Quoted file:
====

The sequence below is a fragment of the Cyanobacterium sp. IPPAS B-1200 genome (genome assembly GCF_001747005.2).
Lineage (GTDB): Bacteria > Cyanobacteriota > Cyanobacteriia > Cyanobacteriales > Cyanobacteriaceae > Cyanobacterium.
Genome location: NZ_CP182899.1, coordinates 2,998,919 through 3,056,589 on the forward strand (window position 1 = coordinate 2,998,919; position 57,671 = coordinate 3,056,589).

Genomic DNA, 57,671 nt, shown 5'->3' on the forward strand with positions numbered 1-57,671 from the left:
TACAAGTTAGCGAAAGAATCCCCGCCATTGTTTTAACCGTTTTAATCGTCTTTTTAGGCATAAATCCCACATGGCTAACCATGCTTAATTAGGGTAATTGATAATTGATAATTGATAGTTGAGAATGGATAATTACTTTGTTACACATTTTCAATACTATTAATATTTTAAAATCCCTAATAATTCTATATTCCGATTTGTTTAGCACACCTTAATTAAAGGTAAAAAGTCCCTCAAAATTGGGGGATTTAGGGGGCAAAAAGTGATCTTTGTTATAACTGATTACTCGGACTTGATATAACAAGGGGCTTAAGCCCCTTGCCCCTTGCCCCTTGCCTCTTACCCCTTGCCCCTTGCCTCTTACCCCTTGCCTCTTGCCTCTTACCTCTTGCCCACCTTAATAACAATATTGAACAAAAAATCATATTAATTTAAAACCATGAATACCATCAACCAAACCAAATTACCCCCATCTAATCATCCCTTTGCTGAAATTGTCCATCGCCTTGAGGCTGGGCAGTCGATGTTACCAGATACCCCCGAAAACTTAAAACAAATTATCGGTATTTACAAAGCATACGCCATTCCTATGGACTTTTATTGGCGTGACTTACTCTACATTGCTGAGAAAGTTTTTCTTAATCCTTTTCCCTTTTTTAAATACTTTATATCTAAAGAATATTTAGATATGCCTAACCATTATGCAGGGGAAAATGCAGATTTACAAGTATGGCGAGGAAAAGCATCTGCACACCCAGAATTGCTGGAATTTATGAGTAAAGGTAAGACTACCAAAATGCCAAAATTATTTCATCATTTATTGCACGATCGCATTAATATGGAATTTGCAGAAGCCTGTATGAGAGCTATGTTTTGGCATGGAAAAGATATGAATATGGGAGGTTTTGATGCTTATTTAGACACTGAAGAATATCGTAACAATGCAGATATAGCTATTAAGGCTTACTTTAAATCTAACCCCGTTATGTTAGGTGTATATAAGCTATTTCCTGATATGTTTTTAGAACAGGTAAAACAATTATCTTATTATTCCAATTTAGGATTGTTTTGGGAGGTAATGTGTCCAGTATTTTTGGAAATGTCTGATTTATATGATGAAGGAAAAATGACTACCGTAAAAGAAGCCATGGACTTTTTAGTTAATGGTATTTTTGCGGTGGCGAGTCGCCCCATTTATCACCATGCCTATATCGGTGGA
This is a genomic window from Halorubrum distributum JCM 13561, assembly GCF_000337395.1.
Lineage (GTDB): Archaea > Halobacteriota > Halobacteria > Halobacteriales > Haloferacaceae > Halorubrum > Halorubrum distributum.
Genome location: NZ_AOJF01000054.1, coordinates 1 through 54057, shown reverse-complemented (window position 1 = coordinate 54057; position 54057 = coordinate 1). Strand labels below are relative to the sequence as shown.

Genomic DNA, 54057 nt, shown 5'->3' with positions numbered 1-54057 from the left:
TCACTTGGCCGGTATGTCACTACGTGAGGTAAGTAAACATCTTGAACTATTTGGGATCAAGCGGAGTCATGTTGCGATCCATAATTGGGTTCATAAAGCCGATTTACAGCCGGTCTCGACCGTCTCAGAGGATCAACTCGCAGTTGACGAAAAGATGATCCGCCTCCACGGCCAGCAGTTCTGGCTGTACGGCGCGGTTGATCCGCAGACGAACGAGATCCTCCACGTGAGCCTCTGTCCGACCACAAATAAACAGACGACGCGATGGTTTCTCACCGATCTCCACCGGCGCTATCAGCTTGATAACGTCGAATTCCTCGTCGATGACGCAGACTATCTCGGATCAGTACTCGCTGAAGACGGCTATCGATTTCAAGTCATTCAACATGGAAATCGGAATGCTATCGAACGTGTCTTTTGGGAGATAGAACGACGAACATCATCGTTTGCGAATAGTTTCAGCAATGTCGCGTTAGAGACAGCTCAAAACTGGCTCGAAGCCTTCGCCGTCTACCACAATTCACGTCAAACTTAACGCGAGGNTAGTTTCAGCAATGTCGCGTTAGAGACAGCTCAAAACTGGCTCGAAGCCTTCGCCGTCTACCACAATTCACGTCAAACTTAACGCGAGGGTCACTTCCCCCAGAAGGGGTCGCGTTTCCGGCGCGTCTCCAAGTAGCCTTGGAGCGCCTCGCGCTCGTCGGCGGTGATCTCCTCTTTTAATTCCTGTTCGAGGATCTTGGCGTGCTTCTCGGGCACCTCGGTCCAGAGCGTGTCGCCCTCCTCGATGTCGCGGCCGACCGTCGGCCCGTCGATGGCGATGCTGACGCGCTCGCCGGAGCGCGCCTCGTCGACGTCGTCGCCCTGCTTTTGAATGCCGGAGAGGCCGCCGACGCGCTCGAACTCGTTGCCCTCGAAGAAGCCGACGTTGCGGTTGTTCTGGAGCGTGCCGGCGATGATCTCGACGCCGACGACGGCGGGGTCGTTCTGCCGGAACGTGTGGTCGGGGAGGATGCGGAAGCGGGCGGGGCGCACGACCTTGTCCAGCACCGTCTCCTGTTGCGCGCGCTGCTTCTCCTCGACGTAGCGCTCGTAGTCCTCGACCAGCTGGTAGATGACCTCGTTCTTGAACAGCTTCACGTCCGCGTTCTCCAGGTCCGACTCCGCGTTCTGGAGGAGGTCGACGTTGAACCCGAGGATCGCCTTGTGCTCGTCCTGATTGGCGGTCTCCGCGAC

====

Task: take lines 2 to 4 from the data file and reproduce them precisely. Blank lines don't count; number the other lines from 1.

Lineage (GTDB): Bacteria > Cyanobacteriota > Cyanobacteriia > Cyanobacteriales > Cyanobacteriaceae > Cyanobacterium.
Genome location: NZ_CP182899.1, coordinates 2,998,919 through 3,056,589 on the forward strand (window position 1 = coordinate 2,998,919; position 57,671 = coordinate 3,056,589).

Genomic DNA, 57,671 nt, shown 5'->3' on the forward strand with positions numbered 1-57,671 from the left: